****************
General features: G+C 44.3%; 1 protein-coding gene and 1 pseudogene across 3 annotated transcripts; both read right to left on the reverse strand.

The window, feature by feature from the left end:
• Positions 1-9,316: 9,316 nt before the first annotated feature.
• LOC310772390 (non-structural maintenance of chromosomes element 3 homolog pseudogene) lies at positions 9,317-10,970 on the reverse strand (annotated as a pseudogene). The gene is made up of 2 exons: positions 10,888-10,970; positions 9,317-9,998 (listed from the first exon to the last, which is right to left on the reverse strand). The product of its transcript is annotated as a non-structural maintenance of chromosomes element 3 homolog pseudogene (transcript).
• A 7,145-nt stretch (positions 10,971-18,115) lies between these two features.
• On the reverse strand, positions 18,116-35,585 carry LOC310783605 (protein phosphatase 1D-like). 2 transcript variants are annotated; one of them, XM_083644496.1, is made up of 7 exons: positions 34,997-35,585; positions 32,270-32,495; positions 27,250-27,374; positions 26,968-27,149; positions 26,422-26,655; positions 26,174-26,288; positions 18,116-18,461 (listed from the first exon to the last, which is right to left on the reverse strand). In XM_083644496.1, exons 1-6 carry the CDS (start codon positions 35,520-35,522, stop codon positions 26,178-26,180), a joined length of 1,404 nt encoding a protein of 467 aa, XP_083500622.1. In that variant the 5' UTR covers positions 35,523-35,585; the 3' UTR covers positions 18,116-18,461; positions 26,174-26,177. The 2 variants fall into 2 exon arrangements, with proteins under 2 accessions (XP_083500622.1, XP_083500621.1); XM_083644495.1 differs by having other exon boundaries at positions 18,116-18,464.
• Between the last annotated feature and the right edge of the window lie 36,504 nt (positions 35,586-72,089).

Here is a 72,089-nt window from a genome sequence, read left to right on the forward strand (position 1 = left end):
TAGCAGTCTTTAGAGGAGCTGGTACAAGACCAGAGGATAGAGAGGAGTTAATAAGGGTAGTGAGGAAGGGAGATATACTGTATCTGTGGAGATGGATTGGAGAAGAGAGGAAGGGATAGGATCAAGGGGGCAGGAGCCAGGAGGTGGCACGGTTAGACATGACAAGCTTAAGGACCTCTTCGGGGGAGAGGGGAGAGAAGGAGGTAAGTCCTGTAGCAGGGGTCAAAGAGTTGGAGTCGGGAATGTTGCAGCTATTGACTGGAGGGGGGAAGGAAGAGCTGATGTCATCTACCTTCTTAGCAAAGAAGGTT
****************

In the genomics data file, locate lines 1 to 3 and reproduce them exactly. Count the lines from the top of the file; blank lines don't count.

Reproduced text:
General features: G+C 44.3%; 1 protein-coding gene and 1 pseudogene across 3 annotated transcripts; both read right to left on the reverse strand.

The window, feature by feature from the left end:
• Positions 1-9,316: 9,316 nt before the first annotated feature.